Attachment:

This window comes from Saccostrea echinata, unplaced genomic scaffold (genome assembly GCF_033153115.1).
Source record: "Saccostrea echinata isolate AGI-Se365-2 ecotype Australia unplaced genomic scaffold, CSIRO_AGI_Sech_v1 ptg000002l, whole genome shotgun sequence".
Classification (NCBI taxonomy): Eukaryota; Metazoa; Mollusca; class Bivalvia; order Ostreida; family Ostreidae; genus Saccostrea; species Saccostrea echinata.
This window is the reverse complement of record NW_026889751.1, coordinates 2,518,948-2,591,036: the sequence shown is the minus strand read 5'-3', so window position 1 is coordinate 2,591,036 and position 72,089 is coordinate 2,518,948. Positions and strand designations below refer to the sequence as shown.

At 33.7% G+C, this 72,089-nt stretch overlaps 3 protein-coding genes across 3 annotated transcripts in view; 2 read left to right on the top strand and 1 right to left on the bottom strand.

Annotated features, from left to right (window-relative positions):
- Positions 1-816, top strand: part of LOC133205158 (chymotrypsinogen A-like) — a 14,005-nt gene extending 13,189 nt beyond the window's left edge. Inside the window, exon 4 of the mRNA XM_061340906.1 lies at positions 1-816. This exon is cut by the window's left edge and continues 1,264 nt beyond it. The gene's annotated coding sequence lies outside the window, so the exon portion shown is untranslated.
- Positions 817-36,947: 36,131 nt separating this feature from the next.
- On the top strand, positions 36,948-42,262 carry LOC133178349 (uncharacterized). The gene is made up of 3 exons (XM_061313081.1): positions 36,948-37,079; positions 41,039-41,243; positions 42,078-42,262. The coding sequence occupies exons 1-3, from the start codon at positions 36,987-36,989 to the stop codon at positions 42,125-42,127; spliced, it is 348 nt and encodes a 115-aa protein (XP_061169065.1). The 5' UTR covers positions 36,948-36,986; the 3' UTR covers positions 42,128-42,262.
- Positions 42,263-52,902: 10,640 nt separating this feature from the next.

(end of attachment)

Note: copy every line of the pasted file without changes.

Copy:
This window comes from Saccostrea echinata, unplaced genomic scaffold (genome assembly GCF_033153115.1).
Source record: "Saccostrea echinata isolate AGI-Se365-2 ecotype Australia unplaced genomic scaffold, CSIRO_AGI_Sech_v1 ptg000002l, whole genome shotgun sequence".
Classification (NCBI taxonomy): Eukaryota; Metazoa; Mollusca; class Bivalvia; order Ostreida; family Ostreidae; genus Saccostrea; species Saccostrea echinata.
This window is the reverse complement of record NW_026889751.1, coordinates 2,518,948-2,591,036: the sequence shown is the minus strand read 5'-3', so window position 1 is coordinate 2,591,036 and position 72,089 is coordinate 2,518,948. Positions and strand designations below refer to the sequence as shown.

At 33.7% G+C, this 72,089-nt stretch overlaps 3 protein-coding genes across 3 annotated transcripts in view; 2 read left to right on the top strand and 1 right to left on the bottom strand.

Annotated features, from left to right (window-relative positions):
- Positions 1-816, top strand: part of LOC133205158 (chymotrypsinogen A-like) — a 14,005-nt gene extending 13,189 nt beyond the window's left edge. Inside the window, exon 4 of the mRNA XM_061340906.1 lies at positions 1-816. This exon is cut by the window's left edge and continues 1,264 nt beyond it. The gene's annotated coding sequence lies outside the window, so the exon portion shown is untranslated.
- Positions 817-36,947: 36,131 nt separating this feature from the next.
- On the top strand, positions 36,948-42,262 carry LOC133178349 (uncharacterized). The gene is made up of 3 exons (XM_061313081.1): positions 36,948-37,079; positions 41,039-41,243; positions 42,078-42,262. The coding sequence occupies exons 1-3, from the start codon at positions 36,987-36,989 to the stop codon at positions 42,125-42,127; spliced, it is 348 nt and encodes a 115-aa protein (XP_061169065.1). The 5' UTR covers positions 36,948-36,986; the 3' UTR covers positions 42,128-42,262.
- Positions 42,263-52,902: 10,640 nt separating this feature from the next.